Alastair Collier








Jan 2014 - Sep 2015

By Alastair Collier

Your employer – a key to your executive education

I came to a point when I knew I needed to step change my contribution and effectiveness at work if I was going to advance in my career. I spent a few years as a middle manager at a couple large multinationals but wanted to move into more senior roles. As such augmenting my professional experience with a quality and recognised masters was an essential part to my career profile.

After reviewing and visiting several top business schools, Oxford stood out for two reasons: First, it was the one institution that offered a Diploma route onto the EMBA – Second, on my visit to the school’s open day, the programme director for the EMBA ended the evening with: “At Oxford, we are looking for people who want to change the world – they just need a bit of help to do it”.

The plan was always to complete the full EMBA. The diploma gave me optionality. First, my current employer wouldn’t support a full EMBA or my diploma; second the full 17 weeks out and price tag of the EMBA was going to be a difficult sell to any new employer. Therefore, by starting on the Diploma, which I self-funded, I could show initiative and reduce the cost and time burden to a future employer while extending my time at Oxford.

The Diploma to EMBA route was essential in enabling me to breakdown the rather large task of paying for and completing the Oxford EMBA. The three years I spent at Oxford completing both programs was a fundamental career and life turning point. Coming off the programme, I am now a senior leader in a new industry to me, I have a wealth of life experiences to draw upon, and a group of friends who will be invaluable to my happiness and career moving forward.

To those considering the Oxford EMBA: if you believe it is right for you, then do it. If you need to boost your career, advance your thinking, or challenge yourself then this is the place to go. My council for anyone looking at doing this type of programme is go to the best school you can, the cost and time spent will pay back in dividends.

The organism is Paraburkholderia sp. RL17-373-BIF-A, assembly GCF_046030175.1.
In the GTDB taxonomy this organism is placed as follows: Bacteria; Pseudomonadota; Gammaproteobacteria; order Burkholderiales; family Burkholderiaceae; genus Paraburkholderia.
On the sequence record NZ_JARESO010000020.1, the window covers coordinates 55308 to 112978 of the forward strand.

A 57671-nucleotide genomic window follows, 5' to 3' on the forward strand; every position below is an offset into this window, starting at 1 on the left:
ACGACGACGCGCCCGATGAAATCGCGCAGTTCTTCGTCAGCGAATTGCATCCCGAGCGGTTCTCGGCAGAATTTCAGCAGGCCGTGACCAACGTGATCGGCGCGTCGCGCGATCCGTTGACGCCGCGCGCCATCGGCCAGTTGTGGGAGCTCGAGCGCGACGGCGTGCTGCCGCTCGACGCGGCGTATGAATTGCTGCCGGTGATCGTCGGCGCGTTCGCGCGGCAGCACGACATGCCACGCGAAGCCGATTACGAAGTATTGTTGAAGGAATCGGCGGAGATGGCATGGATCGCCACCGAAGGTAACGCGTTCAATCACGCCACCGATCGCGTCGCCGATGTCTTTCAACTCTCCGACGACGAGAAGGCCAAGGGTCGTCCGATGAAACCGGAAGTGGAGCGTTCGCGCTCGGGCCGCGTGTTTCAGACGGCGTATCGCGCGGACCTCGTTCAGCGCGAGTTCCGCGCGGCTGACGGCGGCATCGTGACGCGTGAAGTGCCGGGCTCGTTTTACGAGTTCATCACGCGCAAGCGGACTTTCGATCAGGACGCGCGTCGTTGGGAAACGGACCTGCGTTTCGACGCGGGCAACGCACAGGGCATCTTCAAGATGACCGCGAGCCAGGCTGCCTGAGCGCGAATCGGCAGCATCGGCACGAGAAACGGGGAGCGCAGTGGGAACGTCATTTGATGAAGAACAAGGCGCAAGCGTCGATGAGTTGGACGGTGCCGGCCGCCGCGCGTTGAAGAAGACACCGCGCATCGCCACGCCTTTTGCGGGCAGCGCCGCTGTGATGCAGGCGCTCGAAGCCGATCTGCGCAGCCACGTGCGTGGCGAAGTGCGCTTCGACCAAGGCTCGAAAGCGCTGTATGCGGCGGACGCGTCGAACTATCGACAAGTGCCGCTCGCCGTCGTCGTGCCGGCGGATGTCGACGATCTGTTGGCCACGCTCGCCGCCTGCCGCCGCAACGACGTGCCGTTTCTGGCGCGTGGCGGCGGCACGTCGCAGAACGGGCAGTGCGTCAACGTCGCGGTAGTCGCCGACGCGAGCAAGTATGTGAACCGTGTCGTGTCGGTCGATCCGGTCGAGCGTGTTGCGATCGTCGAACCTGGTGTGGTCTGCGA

On getting support from your employer, it starts with your current performance. Ask when you are already delivering noticeable results. Then, spend some time to understand “Why the organisation will benefit from investing in me”. If you can’t answer this – then no one can and you won’t get support. Once you understand and can articulate this, then create a proposal and get the most senior advocate you can to support you.

My proposal was broken down into 6 parts:

1. Benefits to the organisation
2. Course content
3. Why it’s important
4. Timings
5. Costs
6. Summary

Be flexible on how you co-fund the cost and time of the programme. Salary sacrifice is a great way to pay your course pre-tax. Also, by doing the diploma beforehand, the time out each year is more manageable. Don’t forget if you must travel to Oxford to do the programme to think about travel costs – even if you live in Oxford there are up to 5 courses internationally; I would recommend you do them all!

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  • Hari Vikram

    Thanks Alastair, most resounding for me to read the above as I am in a similar situation. Thank you.